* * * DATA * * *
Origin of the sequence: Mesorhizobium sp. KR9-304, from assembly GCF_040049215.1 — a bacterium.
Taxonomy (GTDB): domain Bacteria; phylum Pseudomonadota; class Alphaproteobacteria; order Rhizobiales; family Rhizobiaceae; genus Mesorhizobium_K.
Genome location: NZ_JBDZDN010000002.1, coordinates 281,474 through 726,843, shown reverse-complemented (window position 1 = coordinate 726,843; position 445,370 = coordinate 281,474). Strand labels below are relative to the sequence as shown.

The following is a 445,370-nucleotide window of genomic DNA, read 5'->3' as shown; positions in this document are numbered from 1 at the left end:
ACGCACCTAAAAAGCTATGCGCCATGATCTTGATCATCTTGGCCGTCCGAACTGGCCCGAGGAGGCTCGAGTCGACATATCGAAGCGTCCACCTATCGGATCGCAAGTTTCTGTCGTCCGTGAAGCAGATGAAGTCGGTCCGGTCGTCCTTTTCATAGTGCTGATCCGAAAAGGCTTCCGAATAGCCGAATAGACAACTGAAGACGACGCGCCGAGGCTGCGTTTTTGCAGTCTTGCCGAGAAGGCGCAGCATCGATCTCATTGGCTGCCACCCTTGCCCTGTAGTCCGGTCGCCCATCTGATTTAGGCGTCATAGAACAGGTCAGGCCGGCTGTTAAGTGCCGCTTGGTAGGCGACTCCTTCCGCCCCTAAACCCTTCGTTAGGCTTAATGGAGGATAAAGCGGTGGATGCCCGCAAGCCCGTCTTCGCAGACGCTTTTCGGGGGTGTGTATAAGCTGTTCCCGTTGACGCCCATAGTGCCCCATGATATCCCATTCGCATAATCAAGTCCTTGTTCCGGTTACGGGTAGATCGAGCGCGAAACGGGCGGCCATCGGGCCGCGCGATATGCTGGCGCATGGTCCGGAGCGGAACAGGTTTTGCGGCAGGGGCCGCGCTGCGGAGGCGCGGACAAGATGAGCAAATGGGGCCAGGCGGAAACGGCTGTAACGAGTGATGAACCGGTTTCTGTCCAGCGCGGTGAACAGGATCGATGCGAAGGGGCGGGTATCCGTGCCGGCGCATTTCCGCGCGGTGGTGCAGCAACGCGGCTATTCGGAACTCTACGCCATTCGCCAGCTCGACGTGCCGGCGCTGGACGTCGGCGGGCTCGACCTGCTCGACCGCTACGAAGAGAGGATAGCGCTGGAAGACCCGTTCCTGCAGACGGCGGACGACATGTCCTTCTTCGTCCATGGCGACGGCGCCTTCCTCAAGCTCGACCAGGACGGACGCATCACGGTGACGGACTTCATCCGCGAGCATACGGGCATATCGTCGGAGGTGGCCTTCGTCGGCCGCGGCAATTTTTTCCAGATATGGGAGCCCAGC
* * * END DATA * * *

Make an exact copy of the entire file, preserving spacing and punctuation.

Origin of the sequence: Mesorhizobium sp. KR9-304, from assembly GCF_040049215.1 — a bacterium.
Taxonomy (GTDB): domain Bacteria; phylum Pseudomonadota; class Alphaproteobacteria; order Rhizobiales; family Rhizobiaceae; genus Mesorhizobium_K.
Genome location: NZ_JBDZDN010000002.1, coordinates 281,474 through 726,843, shown reverse-complemented (window position 1 = coordinate 726,843; position 445,370 = coordinate 281,474). Strand labels below are relative to the sequence as shown.

The following is a 445,370-nucleotide window of genomic DNA, read 5'->3' as shown; positions in this document are numbered from 1 at the left end:
ACGCACCTAAAAAGCTATGCGCCATGATCTTGATCATCTTGGCCGTCCGAACTGGCCCGAGGAGGCTCGAGTCGACATATCGAAGCGTCCACCTATCGGATCGCAAGTTTCTGTCGTCCGTGAAGCAGATGAAGTCGGTCCGGTCGTCCTTTTCATAGTGCTGATCCGAAAAGGCTTCCGAATAGCCGAATAGACAACTGAAGACGACGCGCCGAGGCTGCGTTTTTGCAGTCTTGCCGAGAAGGCGCAGCATCGATCTCATTGGCTGCCACCCTTGCCCTGTAGTCCGGTCGCCCATCTGATTTAGGCGTCATAGAACAGGTCAGGCCGGCTGTTAAGTGCCGCTTGGTAGGCGACTCCTTCCGCCCCTAAACCCTTCGTTAGGCTTAATGGAGGATAAAGCGGTGGATGCCCGCAAGCCCGTCTTCGCAGACGCTTTTCGGGGGTGTGTATAAGCTGTTCCCGTTGACGCCCATAGTGCCCCATGATATCCCATTCGCATAATCAAGTCCTTGTTCCGGTTACGGGTAGATCGAGCGCGAAACGGGCGGCCATCGGGCCGCGCGATATGCTGGCGCATGGTCCGGAGCGGAACAGGTTTTGCGGCAGGGGCCGCGCTGCGGAGGCGCGGACAAGATGAGCAAATGGGGCCAGGCGGAAACGGCTGTAACGAGTGATGAACCGGTTTCTGTCCAGCGCGGTGAACAGGATCGATGCGAAGGGGCGGGTATCCGTGCCGGCGCATTTCCGCGCGGTGGTGCAGCAACGCGGCTATTCGGAACTCTACGCCATTCGCCAGCTCGACGTGCCGGCGCTGGACGTCGGCGGGCTCGACCTGCTCGACCGCTACGAAGAGAGGATAGCGCTGGAAGACCCGTTCCTGCAGACGGCGGACGACATGTCCTTCTTCGTCCATGGCGACGGCGCCTTCCTCAAGCTCGACCAGGACGGACGCATCACGGTGACGGACTTCATCCGCGAGCATACGGGCATATCGTCGGAGGTGGCCTTCGTCGGCCGCGGCAATTTTTTCCAGATATGGGAGCCCAGC